Valerie Varnuska possesses a strong interest in multiple subjects, including astronomy and the natural sciences. A resident of Westbury, NY, Valerie Varnuska enjoys learning about new discoveries in paleontology.
To understand the biodiversity that thrived in Antarctica more than 250 million years ago, paleontologists brave the inhospitable environment to unearth fossils. Many of the specimens date back to the period following the end-Permian mass extinction, which killed more than 90 percent of the animals on earth.
In the January 2019 edition of the Journal of Vertebrate Paleontology, a team of South African and American researchers published their discovery of an Antarctic lizard fossil. The iguana-like Antarctanax shackleton, a distant ancestor of dinosaurs and modern-day crocodiles, proliferated in Antarctica after the mass extinction.
By analyzing bone samples, the scientists theorize that Antarctanax shackleton was a carnivore that ate small animals and insects. The discovery suggests that Antarctica’s once-lush ecosystem served as a habitat to a more diverse group of reptiles, mammals, and insects than previously thought.
A resident of Westbury, NY, Valerie Varnuska has a passion for science. Valerie Varnuska enjoys spending much of her free time star gazing and studying astronomy.
On December 17, the International Astronomical Union’s Minor Planet Center announced the discovery of a pink dwarf planet that exists roughly 120 astronomical units (AU) from the Earth, which is the equivalent of 120 times the distance between Earth and the sun. The planet was officially named 2018 VG18, but was also given the nickname Farout due to its being the most far out planet observed in the solar system to date. Pluto, by comparison, orbits at 34 AUs, while Eris, which was previously the most distant object observed in the solar system, is 96 AUs away.
The planet was first observed in November via the Hawaii-based Subaru 8-meter telescope, and its existence was later confirmed by the Magellan telescope at Chile’s Las Campanas Observatory. It is estimated to be 310 miles in diameter, which is one-third the size of Pluto. Its pinkish hue leads researchers to believe it is covered in ice.
Last Universal Common Ancestor
A resident of Westbury, NY, Valerie Varnuska enjoys the fitness benefits of the natural world and has a passion for watching the stars. Another of Valerie Varnuska’s interests is paleontology, which focuses on the fossil record of plants and animals and provides a better understanding of the earth’s past.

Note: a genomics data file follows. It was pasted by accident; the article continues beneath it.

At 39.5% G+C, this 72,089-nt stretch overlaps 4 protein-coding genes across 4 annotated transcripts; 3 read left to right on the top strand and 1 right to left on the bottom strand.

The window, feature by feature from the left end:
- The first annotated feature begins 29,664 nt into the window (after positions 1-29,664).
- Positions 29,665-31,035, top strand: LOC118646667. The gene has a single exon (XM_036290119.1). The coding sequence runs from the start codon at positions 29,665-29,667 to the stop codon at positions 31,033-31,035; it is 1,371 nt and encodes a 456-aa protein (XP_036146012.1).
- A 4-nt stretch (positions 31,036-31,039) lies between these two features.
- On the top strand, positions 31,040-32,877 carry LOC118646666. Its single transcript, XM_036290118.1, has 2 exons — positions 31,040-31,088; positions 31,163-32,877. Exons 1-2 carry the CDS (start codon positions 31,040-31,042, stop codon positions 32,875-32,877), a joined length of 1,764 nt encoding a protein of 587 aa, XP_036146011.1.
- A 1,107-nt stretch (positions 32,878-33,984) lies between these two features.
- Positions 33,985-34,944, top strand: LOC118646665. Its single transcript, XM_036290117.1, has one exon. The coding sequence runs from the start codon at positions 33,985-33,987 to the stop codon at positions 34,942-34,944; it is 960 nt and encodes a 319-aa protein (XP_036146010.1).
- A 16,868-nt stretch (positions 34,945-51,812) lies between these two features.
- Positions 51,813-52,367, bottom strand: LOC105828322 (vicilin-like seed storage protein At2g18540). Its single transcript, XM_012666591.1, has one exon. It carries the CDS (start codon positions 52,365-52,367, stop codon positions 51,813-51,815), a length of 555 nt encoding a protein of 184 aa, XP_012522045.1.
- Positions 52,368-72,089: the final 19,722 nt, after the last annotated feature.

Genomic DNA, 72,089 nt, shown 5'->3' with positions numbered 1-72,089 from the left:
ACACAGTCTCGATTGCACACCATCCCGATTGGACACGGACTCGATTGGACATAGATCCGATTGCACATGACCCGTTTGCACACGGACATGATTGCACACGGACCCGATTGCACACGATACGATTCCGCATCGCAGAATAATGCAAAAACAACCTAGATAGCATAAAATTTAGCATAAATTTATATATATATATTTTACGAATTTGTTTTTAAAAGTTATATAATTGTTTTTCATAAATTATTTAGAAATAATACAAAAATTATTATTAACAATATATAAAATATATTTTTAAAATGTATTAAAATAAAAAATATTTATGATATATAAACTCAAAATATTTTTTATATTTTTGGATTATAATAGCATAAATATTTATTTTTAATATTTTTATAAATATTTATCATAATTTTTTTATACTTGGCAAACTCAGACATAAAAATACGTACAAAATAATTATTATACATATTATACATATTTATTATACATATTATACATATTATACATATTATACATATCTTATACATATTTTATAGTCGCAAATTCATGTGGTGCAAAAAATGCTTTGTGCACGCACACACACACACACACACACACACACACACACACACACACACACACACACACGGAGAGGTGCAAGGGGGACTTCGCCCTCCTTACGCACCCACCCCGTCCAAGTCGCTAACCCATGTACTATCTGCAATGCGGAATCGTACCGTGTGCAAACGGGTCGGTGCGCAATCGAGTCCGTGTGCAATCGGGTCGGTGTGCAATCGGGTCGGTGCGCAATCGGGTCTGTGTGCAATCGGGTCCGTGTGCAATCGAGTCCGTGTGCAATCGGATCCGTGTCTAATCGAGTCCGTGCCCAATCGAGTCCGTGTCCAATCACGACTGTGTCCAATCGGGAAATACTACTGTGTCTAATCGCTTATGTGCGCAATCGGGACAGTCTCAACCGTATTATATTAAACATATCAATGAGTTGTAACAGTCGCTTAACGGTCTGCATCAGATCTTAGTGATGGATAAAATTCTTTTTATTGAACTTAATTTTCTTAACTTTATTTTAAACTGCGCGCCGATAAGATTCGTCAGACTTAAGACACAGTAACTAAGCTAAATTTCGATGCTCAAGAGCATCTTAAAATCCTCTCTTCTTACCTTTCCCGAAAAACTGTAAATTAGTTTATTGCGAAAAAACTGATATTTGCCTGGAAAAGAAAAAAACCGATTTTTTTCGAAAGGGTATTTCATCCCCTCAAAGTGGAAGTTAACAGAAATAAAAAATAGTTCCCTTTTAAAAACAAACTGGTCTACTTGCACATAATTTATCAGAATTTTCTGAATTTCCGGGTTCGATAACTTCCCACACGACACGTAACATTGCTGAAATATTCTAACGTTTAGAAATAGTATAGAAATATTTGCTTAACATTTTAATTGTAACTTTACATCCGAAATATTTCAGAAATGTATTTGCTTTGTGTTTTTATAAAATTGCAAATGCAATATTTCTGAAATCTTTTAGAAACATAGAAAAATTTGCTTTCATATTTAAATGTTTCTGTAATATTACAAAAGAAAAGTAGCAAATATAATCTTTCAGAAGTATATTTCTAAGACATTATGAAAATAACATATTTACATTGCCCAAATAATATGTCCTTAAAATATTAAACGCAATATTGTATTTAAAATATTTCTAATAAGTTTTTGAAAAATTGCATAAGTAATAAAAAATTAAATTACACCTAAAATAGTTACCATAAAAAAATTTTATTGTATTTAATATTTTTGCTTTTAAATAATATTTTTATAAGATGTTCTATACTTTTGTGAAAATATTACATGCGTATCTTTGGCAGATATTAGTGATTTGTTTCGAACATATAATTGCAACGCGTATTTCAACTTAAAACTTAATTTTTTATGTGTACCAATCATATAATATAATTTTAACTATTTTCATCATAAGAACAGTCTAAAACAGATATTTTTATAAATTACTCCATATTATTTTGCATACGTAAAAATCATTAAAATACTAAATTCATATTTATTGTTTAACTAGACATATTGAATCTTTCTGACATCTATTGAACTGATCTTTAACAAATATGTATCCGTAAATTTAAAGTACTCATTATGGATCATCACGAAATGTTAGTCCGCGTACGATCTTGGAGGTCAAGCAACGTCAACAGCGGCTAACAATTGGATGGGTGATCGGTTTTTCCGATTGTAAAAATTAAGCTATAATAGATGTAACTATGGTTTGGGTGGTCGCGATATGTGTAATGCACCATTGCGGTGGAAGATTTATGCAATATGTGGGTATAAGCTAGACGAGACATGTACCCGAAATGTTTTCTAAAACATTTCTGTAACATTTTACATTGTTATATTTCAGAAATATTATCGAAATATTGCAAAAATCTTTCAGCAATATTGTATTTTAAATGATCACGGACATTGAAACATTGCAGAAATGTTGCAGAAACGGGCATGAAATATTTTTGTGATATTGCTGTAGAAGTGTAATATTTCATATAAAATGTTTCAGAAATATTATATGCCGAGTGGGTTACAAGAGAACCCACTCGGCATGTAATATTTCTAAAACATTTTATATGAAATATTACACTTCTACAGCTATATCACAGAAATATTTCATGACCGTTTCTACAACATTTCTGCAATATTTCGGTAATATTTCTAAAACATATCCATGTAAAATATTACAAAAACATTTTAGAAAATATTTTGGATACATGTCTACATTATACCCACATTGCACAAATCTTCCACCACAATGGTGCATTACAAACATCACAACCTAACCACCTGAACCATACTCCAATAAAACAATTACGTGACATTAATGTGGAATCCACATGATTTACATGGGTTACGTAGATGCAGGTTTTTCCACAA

A recent Forbes article brought attention to landmark discoveries of 2018, including the positing of a Last Universal Common Ancestor (LUCA). A single-celled organism that likely resembled a bacterium, LUCA cannot be less than 3.9 million years old, as this is the moment at which key splits encompassing 102 species and 29 genes first occurred. At the same time, LUCA may be significantly older than 3.9 million years and may indeed extend to 4.5 billion years and the formation of Earth.
Another study involved building a database spanning 3,000 fish fossils from between 480 to 360 million years old. A key finding was that the oldest vertebrate fossils developed in environments close to the shore, including lagoons and tidal zones. Their descendants then fanned out across the ocean. One impetus for this evolution may have been waves constantly crashing along the shore, which necessitated stronger skeletons and a backbone.
A Westbury, New York, resident, Valerie Varnuska is an arts and nature enthusiast and avid stargazer. Valerie Varnuska has a strong interest in the night sky and follows developments in the astronomy realm.
As reported in Astronomy magazine, recent research at the Canary Islands’ Instituto de Astrofísica de Canarias indicates that stars that emit high ultraviolet (UV) radiation levels may strip the atmospheres of nearby exoplanets. Observing a number of close orbiting gas giants, astronomers discovered that radiation bombardments were causing a loss of helium. They theorize that this peeling away of clouds results in planets that are barren, rocky, and dense in composition.
If it holds, the theory could prove invaluable in enabling astronomers to compare exoplanet atmospheres and gain a fuller understanding of how they evolve, depending on their distance from their host stars.
Valerie Varnuska of Westbury, NY, enjoys astronomy and cooking. Valerie Varnuska is also a lover of the outdoors and nature, and enjoys being near the ocean.
Studies have proven time and time again that spending time in nature provides physical, emotional, and mental health benefits. However, much of this research has been focused on how access to open green spaces and water promotes healthy exercise and relaxing activities. In recent years, there has been a growing interest in how being near water can affect the human brain and body.
According to a 2016 study by researchers at Michigan State University, individuals who live near a body of water report lower stress levels. Interestingly, the study did not find the same benefit for individuals who live near green spaces, leading the researchers to conclude that simply looking at bodies of water can provide a calming effect.
This research reinforces what other psychologists and scientists have asserted over the years. One researcher, Walter Nichols, suggested that humans have a “blue mind,” which is his term for the meditative state that is triggered by the sight of water. Additionally, multiple sleep studies have indicated that the sound of running water or waves can improve sleep quality.